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FESTIVALS Sweden

Lund 70% European

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A total of 100 films from 19 countries will screen this year at the 11th Lund International Fantastic Film Festival (September 16-25), with at least 70% of the festival’s programming originating from Europe.
As the Swedish representative of the European Fantastic Film Festival Federation (EFFFF), the goal of Scandinavia’s largest festival for fantastic films has indeed always been to give a predominant space to films from the ‘Old continent’, notably with the Méliès competition arranged in collaboration with the EFFFF and supported by the MEDIA Programme.

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The Méliès Awards are organised in two stages by the EFFFF’s nine festival members: first each festival awards its Silver Méliès for Best fantastic feature length and short films, and the following year, the Golden Méliès is awarded by an international jury to the Best European Fantastic Film of the year. And in 2007, the grand Golden Méliès ceremony will take place in Lund.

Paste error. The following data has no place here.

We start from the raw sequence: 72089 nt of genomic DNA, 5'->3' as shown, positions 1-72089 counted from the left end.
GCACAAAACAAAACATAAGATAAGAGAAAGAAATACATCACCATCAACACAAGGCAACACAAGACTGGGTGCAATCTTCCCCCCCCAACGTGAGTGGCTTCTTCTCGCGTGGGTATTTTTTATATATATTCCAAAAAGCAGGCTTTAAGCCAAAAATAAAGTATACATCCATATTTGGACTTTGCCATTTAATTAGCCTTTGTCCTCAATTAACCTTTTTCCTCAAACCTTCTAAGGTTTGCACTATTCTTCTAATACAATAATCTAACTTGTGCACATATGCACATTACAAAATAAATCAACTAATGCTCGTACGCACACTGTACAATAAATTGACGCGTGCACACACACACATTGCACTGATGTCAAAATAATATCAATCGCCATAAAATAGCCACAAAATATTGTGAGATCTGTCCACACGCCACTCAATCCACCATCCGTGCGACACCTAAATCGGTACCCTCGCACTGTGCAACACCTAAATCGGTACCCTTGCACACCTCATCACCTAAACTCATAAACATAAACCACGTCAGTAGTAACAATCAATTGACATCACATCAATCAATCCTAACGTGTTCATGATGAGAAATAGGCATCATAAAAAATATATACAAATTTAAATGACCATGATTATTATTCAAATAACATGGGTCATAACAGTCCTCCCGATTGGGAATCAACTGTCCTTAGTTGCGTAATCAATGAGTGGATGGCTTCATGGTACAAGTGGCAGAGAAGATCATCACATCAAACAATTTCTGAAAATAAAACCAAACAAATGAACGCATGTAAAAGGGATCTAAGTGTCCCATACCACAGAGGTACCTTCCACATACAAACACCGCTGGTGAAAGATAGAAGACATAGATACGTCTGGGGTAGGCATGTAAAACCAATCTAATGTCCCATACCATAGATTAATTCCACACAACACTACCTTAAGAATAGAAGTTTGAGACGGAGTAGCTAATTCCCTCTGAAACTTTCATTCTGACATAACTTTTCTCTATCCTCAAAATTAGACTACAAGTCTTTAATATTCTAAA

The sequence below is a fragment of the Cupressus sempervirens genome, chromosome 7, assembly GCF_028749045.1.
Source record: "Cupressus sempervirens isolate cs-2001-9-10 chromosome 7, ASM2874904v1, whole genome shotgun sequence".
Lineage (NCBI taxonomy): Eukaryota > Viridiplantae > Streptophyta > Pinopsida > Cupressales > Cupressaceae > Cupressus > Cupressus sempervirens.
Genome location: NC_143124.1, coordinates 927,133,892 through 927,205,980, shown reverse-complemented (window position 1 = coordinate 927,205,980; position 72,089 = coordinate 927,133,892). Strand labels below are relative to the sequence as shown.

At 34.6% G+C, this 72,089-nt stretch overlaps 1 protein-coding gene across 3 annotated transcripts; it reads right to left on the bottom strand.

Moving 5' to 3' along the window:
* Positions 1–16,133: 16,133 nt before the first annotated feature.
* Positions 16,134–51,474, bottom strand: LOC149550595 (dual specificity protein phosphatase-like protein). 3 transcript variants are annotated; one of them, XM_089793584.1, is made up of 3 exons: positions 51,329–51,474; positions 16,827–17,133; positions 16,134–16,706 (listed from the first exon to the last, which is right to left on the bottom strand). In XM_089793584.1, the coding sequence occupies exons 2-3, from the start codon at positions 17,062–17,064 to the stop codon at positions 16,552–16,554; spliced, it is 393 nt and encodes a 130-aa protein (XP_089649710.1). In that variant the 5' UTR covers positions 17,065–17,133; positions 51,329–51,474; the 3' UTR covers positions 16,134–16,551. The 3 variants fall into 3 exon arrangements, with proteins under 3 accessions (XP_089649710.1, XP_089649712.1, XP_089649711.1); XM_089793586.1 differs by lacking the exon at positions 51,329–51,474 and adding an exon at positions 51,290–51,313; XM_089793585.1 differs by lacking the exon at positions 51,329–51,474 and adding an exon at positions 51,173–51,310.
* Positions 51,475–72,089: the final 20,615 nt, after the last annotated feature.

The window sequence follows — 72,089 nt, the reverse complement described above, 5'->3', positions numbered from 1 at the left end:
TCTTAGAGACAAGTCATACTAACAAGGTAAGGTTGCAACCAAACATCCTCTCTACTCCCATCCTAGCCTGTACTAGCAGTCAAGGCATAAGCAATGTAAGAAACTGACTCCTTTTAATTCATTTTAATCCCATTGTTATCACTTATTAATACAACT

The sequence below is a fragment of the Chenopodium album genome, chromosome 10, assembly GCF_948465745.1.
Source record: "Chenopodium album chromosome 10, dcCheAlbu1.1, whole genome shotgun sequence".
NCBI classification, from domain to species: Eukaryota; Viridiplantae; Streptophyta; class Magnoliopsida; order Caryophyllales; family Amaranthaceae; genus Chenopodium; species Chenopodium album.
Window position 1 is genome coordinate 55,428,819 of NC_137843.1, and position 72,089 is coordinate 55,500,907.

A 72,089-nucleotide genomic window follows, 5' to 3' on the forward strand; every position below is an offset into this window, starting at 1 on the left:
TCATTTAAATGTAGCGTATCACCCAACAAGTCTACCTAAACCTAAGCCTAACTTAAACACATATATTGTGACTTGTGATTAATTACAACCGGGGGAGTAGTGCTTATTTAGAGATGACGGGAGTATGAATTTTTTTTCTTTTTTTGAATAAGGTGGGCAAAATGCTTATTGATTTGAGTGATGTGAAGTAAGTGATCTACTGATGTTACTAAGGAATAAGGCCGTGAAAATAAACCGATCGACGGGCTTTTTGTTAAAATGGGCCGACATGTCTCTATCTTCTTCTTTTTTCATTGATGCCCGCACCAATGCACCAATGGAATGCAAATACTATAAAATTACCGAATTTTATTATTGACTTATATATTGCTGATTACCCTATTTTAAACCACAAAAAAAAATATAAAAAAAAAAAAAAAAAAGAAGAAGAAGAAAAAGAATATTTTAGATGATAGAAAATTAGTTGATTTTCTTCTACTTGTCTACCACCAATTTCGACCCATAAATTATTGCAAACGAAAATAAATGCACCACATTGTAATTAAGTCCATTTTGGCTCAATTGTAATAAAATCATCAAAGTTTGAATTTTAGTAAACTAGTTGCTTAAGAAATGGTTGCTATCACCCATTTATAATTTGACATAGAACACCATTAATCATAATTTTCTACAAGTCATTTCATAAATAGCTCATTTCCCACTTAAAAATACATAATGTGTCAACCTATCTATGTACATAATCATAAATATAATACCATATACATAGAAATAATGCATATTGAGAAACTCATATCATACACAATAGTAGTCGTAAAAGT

This year, the five feature films that are competing in Lund for the Silver Méliès are the two UK films The Descent by Neil Marshall and Mirror Mask by Dave Mckean, the Spanish thriller Romasanta by Paco Plaza, Nuit noire [+see also:
film review
trailer
interview: Olivier Smolders
film profile
]
by the Belgian Olivier Smolders (see our Focus on the movie/a>) and the science fiction film Ainoa [+see also:
trailer
film profile
]
by the Austrian Marco Kalantari.

But Lund is also the occasion to celebrate the Masters in the genre, and after Venice and Toronto, Terry Gilliam will be in Southern Sweden to receive Lund’s honorary Finn the Giant Award for "stretching the limits of cinematic imagination." The director of Time Bandits and Brazil will open a complete retrospective of his films in Lund this autumn, organised in conjunction with the Lund University Film Society. And on September 18, Gilliam will also attend the Swedish premiere of his film The Brothers Grimm.

Lund’s other Guest of honour this year will be the Swedish pioneer in animation Per Åhlin who runs Pennfilm Studio, close to Lund. Film classics such as Dunkerklumpen and Voyage to Melonia will screen and a retrospective exhibition with material for his productions will be held at the Festival palace.

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